Integration Engine Solutions to Connect Anything to Anything

Log out?

eiConsole v.23R1
Tutorial & Interface

eiConsole – Data Mapping & Transformation

Using Conditions

Note: The Quick Start, Foundation, and Topology tutorials should be completed before proceeding with the Data Mapping & Transformation Tutorials.


Overview

In this tutorial, we’ll cover using XSLT’s conditional statements to map Person elements to Male or Female elements based on Gender. This tutorial expands on concepts covered in Data Mapping – Using Iteration, so you are expected to be familiar with that material before proceeding with this tutorial.


Before You Begin

Zip File IconUsing Conditions
Working Directory

Download the Using-Conditions-Working-Directory.zip file with the sample Working Directory and unzip it on your computer to a convenient place. In our case, it’s c:\Users\{USER _NAME}\PilotFish eiConsole Working Directories\Using Conditions where {USER_NAME} is the user’s name.


Open the eiConsole, browse to your Using Conditions directory and open it. The fully configured Data Mapping – Using Conditions route is included in the Working Directory. Your Route File Management screen will open, as shown below.

Next, use the tutorial and walk through it step-by-step. You may check your work against the Route sample data at the end.


Let’s begin. First, double-click on the Data Mapping – Using Conditions route.



Creating and Configuring a New Format

Start by creating and configuring a new Format. Name it PeopleA XML to PeopleC XML


Uncheck Use Direct Relay and click New to open the Data Mapper.


Then, using the XML Format Reader, read “PeopleA.xml” as the Source. You can find it in c:\Users\{USER _NAME}\PilotFish eiConsole Working Directories\Using Conditions\data. The “PeopleC.xml” is also here. Select XML from the Format Reader.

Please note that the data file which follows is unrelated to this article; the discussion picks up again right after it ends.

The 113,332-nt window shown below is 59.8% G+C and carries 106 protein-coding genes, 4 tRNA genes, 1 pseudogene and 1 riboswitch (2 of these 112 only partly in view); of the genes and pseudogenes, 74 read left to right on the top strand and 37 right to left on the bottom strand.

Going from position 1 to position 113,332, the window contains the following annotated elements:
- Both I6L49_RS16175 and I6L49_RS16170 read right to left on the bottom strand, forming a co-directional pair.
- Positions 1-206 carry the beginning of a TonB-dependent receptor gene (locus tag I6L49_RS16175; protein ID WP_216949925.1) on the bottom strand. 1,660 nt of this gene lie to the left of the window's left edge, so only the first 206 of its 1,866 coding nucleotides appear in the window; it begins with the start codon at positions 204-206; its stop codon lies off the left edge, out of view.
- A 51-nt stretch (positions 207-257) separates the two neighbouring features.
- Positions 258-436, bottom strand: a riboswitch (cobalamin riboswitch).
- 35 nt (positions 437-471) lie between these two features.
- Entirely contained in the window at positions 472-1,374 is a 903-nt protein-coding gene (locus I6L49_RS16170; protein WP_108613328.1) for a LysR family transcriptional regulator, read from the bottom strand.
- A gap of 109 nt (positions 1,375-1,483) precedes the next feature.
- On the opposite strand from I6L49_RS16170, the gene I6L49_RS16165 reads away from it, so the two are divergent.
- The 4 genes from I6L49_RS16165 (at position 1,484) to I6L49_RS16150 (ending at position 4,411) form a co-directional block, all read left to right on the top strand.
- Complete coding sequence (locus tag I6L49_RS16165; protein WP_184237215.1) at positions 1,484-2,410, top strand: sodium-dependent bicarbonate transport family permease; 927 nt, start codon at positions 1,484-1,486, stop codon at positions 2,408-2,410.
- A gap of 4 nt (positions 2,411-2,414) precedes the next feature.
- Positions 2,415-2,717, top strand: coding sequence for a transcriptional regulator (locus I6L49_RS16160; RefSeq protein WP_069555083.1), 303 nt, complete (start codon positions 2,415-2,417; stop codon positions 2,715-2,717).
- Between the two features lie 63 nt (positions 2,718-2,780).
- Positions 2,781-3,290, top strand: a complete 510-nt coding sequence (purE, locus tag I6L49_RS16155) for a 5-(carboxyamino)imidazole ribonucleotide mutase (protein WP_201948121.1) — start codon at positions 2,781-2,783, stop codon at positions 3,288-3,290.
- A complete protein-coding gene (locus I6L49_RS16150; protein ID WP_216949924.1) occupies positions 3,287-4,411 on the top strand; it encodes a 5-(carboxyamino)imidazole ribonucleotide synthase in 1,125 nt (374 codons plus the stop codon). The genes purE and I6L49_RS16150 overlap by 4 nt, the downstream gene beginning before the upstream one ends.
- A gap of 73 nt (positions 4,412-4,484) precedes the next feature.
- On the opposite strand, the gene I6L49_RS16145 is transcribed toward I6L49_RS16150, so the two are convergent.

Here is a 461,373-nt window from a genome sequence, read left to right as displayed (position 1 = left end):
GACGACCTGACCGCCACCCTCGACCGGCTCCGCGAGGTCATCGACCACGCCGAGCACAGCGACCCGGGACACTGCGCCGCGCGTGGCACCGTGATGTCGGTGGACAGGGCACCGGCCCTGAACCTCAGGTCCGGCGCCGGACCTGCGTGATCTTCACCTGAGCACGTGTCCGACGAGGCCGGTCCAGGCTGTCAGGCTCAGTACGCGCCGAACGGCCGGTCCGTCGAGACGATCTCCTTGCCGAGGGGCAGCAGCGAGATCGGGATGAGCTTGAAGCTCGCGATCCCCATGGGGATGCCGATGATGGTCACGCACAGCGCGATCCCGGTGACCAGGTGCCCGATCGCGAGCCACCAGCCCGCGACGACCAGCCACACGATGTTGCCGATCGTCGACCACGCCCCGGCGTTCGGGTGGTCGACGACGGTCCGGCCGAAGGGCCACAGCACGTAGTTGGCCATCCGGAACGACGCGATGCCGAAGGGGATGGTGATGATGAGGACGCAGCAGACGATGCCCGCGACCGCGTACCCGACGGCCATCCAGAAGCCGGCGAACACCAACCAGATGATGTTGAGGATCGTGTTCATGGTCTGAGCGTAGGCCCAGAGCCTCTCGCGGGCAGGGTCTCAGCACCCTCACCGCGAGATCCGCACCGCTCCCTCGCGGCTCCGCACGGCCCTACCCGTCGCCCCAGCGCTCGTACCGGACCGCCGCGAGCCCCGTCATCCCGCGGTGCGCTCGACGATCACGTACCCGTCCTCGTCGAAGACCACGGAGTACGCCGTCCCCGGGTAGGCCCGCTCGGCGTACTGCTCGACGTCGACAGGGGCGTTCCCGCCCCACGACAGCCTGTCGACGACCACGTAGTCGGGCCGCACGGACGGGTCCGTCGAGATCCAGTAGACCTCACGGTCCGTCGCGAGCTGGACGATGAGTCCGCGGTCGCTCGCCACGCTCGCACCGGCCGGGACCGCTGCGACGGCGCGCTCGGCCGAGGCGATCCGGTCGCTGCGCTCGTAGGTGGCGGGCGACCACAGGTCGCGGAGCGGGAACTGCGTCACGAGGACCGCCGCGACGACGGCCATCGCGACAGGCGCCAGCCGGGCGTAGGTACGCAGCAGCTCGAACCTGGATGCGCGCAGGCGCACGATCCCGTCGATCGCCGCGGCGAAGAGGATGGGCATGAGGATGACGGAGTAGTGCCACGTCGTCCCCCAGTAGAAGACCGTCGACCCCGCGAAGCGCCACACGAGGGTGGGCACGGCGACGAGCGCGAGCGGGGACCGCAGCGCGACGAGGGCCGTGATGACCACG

Click the Read Format button.


Then read the “PeopleC.xml” as the Target and select XML from the Format Reader.



Click the Read Format button.



Now your Data Mapper should look like below.


Begin by mapping People from the Source onto the stylesheet element and People from the Target onto People in the center:


Using XSLT Structures → Flow Control, drag a for-each instruction onto the People element from the Target in the panel, then drag Person from the Source onto its @select attribute:


If you review the Target format, you’ll see that instead of the Person elements from before, we now have Female and Male elements. The child elements of these are the same, but their names differ. We’ll want to conditionally create either a Male or a Female element based on a given Person’s Gender from the Source. There are various ways to do this, but we’ll use the most straightforward: XSLT’s choose/when/otherwise instructions.


Handling Conditions

XSLT has three ways of handling conditions: 1) the if instruction, 2) the choose when, and 3) the otherwise instructions, and predicates (“where” clauses on expressions). There is no else or else if in XSLT, so if is only useful for evaluating single expressions unless each subsequent expression has the added complication of testing its prior if instruction’s expression, as well. For this tutorial, we’ll use the choose method. First, drag choose from the XSLT Structures → Flow Control palette menu onto the for-each element:


This will create a choose element in the mapping with a single when element and an otherwise element:


A choose instruction can have one or more when elements; if you require more, simply drag the “when” palette item onto an existing “choose.” Our mapping only makes use of a single case. However, we’ll test if Gender is “Female” and use the “otherwise” to default to “Male.” Drag “Gender” from the Source onto the “when” instruction’s “@test” attribute:


This will establish the basis of our test expression. However, as-is, “@test” will have only the value of Gender for its expression, which isn’t a particularly useful test. We’ll need to modify it. Double-click on “@test” in the mapping to edit it:


You can use the ellipse “” button to open an XPath Expression Editor, but for this case, we’ll simply type our expression in. Modify it to read:

Gender = 'Female'

Then press enter to save the changes. Clicking elsewhere will revert the expression to its previous value:


Next, drag the “Female” element from the Target onto “when”:


Mapping the Elements

Map the Female element’s child elements, then map the Person element in the Source’s corresponding elements onto the Female element in the center:


Map “Male” from the Target onto “otherwise” and repeat the mapping exercise (Source to Mapping):


Testing the Mapping

Go to the Testing tab…


… and click the green arrow icon to begin testing.


You should end up with the males and females separated in the center panel. Click on the View Results button for more convenient checking results.


That’s it; you’re done. You’ve just learned how to use XSLT’s conditional statements!


This is a unique website which will require a more modern browser to work! Please upgrade today!